Register to attend the June 24, 2014 FOIA Advisory Committee Meeting

Use Eventbrite to register for the FOIA Advisory Committee Meeting

Use Eventbrite to register to attend the FOIA Advisory Committee Meeting


DATE: Tuesday, June 24, 2014

TIME OF MEETING: 10:00 am – 1:00 pm

WHERE: The Archivist’s Reception Room, Room 105 in the National Archives Building

ADDRESS: 700 Pennsylvania Avenue, N.W. Washington, DC 20408-0001

WHAT: The newly established Freedom of Information Act (FOIA) Advisory Committee will host an open meeting to discuss improvements to FOIA administration, develop consensus and recommendations for improving FOIA administration and proactive disclosures, and solicit public comments. The meeting will focus on prioritizing the FOIA issues on which the Committee will focus. The media is welcome to attend.

WHO: Speakers will include David Ferriero, Archivist of the United States, Miriam Nisbet, FOIA Advisory Committee Chair, and FOIA Advisory Committee Members.

NOTES: This meeting is open to the public. Due to space limitations and access procedures, individuals planning to attend the meeting are required to register through Eventbrite. Attendees are required to show one form of Government-issued photo identification (e.g. driver’s license) to gain admittance. For questions about accessibility or to request accommodations, please contact the Office of Government Information Services (OGIS) staff at 202-741-5770 or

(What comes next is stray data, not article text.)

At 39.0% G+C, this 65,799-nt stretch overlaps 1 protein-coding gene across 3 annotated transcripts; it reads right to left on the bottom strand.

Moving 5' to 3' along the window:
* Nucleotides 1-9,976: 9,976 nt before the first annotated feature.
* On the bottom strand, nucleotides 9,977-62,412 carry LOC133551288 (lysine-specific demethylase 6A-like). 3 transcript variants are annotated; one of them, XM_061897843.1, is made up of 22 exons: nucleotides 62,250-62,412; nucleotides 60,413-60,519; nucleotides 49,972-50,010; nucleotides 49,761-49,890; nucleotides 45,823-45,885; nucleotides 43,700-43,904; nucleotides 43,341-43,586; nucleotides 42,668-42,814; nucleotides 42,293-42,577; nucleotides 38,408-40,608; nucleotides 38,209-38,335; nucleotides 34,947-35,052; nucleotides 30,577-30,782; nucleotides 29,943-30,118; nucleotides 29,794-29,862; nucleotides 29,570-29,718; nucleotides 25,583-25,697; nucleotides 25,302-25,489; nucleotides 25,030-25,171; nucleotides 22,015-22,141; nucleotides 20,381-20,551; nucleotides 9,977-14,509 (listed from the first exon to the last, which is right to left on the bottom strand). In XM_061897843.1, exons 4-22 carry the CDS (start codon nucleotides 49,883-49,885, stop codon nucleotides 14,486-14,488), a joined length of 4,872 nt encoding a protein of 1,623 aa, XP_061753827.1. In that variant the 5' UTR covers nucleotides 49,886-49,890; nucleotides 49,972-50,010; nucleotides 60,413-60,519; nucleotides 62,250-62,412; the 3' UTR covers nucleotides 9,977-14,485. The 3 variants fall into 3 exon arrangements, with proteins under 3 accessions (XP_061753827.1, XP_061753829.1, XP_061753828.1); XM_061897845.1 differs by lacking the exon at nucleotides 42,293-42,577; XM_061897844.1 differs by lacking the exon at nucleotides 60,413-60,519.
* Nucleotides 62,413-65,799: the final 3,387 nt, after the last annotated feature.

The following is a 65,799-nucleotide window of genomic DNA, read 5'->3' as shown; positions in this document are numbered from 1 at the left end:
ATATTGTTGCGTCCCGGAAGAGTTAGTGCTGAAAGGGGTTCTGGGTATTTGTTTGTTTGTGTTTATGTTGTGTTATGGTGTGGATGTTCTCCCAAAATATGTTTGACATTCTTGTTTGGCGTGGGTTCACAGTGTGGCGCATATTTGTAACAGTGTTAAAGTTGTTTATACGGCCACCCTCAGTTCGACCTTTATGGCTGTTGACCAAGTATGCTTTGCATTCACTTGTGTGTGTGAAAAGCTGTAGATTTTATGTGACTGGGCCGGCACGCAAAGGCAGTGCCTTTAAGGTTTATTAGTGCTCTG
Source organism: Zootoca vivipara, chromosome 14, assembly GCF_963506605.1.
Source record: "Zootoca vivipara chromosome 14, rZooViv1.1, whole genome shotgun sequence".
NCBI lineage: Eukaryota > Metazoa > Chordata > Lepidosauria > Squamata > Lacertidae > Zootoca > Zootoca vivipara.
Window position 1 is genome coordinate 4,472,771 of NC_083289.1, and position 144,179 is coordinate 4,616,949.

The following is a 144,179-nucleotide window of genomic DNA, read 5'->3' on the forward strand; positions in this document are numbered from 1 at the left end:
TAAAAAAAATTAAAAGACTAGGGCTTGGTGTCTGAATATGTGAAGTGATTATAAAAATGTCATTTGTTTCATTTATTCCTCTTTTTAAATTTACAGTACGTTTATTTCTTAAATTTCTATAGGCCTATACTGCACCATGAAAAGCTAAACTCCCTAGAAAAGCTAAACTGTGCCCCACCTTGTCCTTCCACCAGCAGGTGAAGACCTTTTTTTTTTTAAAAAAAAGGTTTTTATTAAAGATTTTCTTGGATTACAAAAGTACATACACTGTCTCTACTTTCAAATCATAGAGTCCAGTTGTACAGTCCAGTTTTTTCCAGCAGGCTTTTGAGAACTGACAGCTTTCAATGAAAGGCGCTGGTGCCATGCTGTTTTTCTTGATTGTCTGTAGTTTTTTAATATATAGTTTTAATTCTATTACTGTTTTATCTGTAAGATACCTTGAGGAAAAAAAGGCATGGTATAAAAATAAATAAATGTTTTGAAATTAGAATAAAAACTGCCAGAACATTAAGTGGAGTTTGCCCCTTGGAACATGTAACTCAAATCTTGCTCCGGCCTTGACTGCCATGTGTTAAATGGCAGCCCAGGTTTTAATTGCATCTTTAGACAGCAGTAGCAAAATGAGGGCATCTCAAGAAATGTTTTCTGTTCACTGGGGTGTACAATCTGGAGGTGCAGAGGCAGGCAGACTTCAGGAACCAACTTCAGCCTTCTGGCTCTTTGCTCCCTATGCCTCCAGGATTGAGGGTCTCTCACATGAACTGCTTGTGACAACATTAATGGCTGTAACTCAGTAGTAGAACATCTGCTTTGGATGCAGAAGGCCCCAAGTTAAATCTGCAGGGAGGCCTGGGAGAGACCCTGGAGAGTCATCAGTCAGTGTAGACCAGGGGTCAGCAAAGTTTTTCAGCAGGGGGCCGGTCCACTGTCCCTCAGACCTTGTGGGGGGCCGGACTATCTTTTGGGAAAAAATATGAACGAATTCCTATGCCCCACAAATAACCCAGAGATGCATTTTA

This entry was posted in About FOIA, About OGIS, FOIA Advisory Committee. Bookmark the permalink.

One Response to Register to attend the June 24, 2014 FOIA Advisory Committee Meeting

  1. W. A. Summers says:

    I repeat a message I perhaps posted incorrectly a day ago or so. In a niche publishing field I had going before retirement, I had a lot of interaction with
    academic people. In fact, one of my undergrad cohort worked at NARA during
    John Carlin’s era. Frankly, I’ve found only one academic person out of maybe three dozen, who has much cognizance of FOIA or considers FOIA at all a promising investment of time and effort (and money?).
    I don’t know whether a survey has been done that would shed light on this question

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